The assignment was a tough one: to tame America’s favorite shrew, Alexis Carrington Colby, otherwise known as Joan Collins. The producers of Dynasty considered 500 contenders and narrowed the list down to five good men. Among them was the late Jon-Erik Hexum, who had co-starred with Collins in a TV movie and who was her prime candidate. When the five were screen-tested with the siren, however, Hexum lost out to a smoky-voiced, scar-faced fellow who sounds like Chris Walken and looks like nobody else. “If the relationship between Joan and me wasn’t easy, I would have been written out of the show long ago,” admits Michael Nader, 40, who plays Dex Dexter, the suave stud and third spouse of Alexis. But in Nader’s hands, what was conceived as a minor and transitional character has turned into an unexpectedly popular one. In fact, the scuttlebutt on the set is that Nader may soon get the show’s biggest status symbol: a dynasty of his own. Or at least a sister.
The electricity between Dex and Alexis has its roots in reality. “He says he’s learned a lot from me,” says Collins, who considers Nader one of her few confidants on the set. “Joan and I are kindred spirits,” says Nader. “There was a chemistry between us when I auditioned, and when we talked we discovered what it was: We are both driven to succeed.” As Joan once said, “He’s a very romantic leading man and he has a certain sinister edge.”
Dex Dexter would certainly approve of the tough-minded man who brings him to life each week. That scar on his face is no makeup man’s afterthought. When Nader says, “I’ve gotten beat up in life,” you believe him. His parents split up a few months after his birth in St. Louis in 1945. Drawn by the lure of Hollywood, his mother, Minette, moved Michael to Los Angeles where she did television commercials to support him. At 6, Nader was struck by a drunken driver. Suffering a broken leg, a broken arm and gashes on his face, he was treated in an emergency room where doctors performed a stitching job that Minette, upon her arrival, declared sloppy. Recalls Michael: “She said, ‘Whoever did this, I don’t want them to touch my son.’ They had sewn me up with almost a harelip.” Minette telephoned a Beverly Hills cosmetic surgeon who removed the offending stitches and started the procedure over again. To this day, Nader credits Minette for his “having a face.”
The movies took to that face early. After graduating from Palisades High in ’63, he appeared in a string of Frankie and Annette movies such as Beach Blanket Bingo and How to Stuff a Wild Bikini. Nader also played the half-breed brother in the 1968 movie Blue. Friends encouraged him to study at London’s Royal Academy of Dramatic Art, but Nader never made it past New York, where he peeled onions at Maxwell’s Plum before working his way up to a waiter’s job. He attended acting classes by day and the evening hours eventually “got eaten up by New York living. I’d carry on like a crazy rogue.” Tough-talking and tough-looking, Nader spent much of his spare time as a street fighter, which vented a long-percolating rage. “If I saw something I didn’t like—some guy beating up on somebody—I’d say ‘What the hell do you think you’re doing?’ For whatever reasons in my own personal makeup, I would step in. And I would have to say I was good at it.” He worked as a model and partied with a circle of boozy bohemians who enhanced their highs with marijuana and psychedelics. “I was as heavily involved as anyone with whatever was going down,” he says, but after seeing some friends destroyed by drugs, Nader quit indulging. “I just decided enough was enough.”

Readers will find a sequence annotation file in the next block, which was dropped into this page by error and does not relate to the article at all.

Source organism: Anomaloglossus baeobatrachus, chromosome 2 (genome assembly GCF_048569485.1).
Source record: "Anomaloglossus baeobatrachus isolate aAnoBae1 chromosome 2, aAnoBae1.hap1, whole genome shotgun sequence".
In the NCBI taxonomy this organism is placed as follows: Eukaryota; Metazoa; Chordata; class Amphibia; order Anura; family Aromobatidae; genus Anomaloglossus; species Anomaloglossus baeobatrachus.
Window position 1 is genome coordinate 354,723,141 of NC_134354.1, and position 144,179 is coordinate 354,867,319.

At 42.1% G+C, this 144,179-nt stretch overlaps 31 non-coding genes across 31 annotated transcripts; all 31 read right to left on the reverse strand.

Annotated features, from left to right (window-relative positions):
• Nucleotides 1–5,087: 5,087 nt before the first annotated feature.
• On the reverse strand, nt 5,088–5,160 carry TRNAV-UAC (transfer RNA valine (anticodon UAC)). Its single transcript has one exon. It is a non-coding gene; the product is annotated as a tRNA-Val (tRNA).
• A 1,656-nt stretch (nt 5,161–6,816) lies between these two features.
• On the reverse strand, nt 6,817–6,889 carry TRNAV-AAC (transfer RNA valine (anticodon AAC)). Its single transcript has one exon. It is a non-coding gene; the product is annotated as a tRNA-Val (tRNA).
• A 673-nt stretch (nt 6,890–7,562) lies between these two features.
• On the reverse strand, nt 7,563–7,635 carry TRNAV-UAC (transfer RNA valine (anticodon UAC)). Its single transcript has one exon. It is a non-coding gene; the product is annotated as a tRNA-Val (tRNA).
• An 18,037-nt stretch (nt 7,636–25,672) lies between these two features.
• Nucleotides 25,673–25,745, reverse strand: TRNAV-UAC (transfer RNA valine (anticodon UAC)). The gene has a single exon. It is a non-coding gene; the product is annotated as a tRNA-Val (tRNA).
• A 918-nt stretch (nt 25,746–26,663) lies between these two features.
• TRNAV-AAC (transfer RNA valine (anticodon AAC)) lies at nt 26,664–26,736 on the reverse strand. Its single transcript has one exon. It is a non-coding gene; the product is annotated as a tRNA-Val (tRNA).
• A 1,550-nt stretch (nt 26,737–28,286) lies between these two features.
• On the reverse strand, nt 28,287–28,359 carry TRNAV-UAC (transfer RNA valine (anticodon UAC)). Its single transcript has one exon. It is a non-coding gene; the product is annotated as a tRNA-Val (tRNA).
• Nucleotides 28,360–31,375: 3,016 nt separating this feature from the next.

In the mid-’70s Nader played a three-year run as suave, millionaire-with-a-mind Kevin Thompson in As the World Turns. But his career crashed soon after, when, he says, “my personal life became confused. I fell apart.” A 10-year relationship with actress Ellen Barber ended, and with it went Nader’s stability. “New York caught up with me and I just blew out.” He holed up in Hawaii for more than two years before returning to the star-making wars in Hollywood in 1980. The prodigal’s return was ill-timed. An actors’ strike sent him back to the kitchen—he spent a year pushing pizza pies in L.A. His break came with Bare Essence, a short-lived series that gave his career new life. But he almost missed his encounter with Joan Collins. He was up for roles in St. Elsewhere and Bay City Blues and under an option for Airwolf when his Dynasty audition came.
His personal life has taken a turn for the better, too. At a party in 1982, he met production assistant Robin Weiss, now 32. She and Michael were married last June, and one month later Robin gave birth to their daughter, Lindsay Michelle. “The marriage is a bond that changed everything,” says Robin. “We’re a family now. It brought us closer together.” They own a three-bedroom house in the Hollywood Hills.
Since joining Dynasty, says Nader, “I’m getting recognition for the first time, and I like the recognition I’m getting.” At least, most of it. At his wedding, a swarm of paparazzi descended as Michael and Robin emerged from the brief ceremony in the Church of Religious Science. Nader felt an old fury rising. The cameramen “came out of the trees,” Nader says. “It got into a very testy thing.” The old Nader would have fought his way through the mob. The new Nader chose instead to slip out the back way, through the rose garden. Such is the perfumed price of fame. As he jokes with a disdain worthy of Dex, “I’m always ready at any point to go back to serving pizzas.”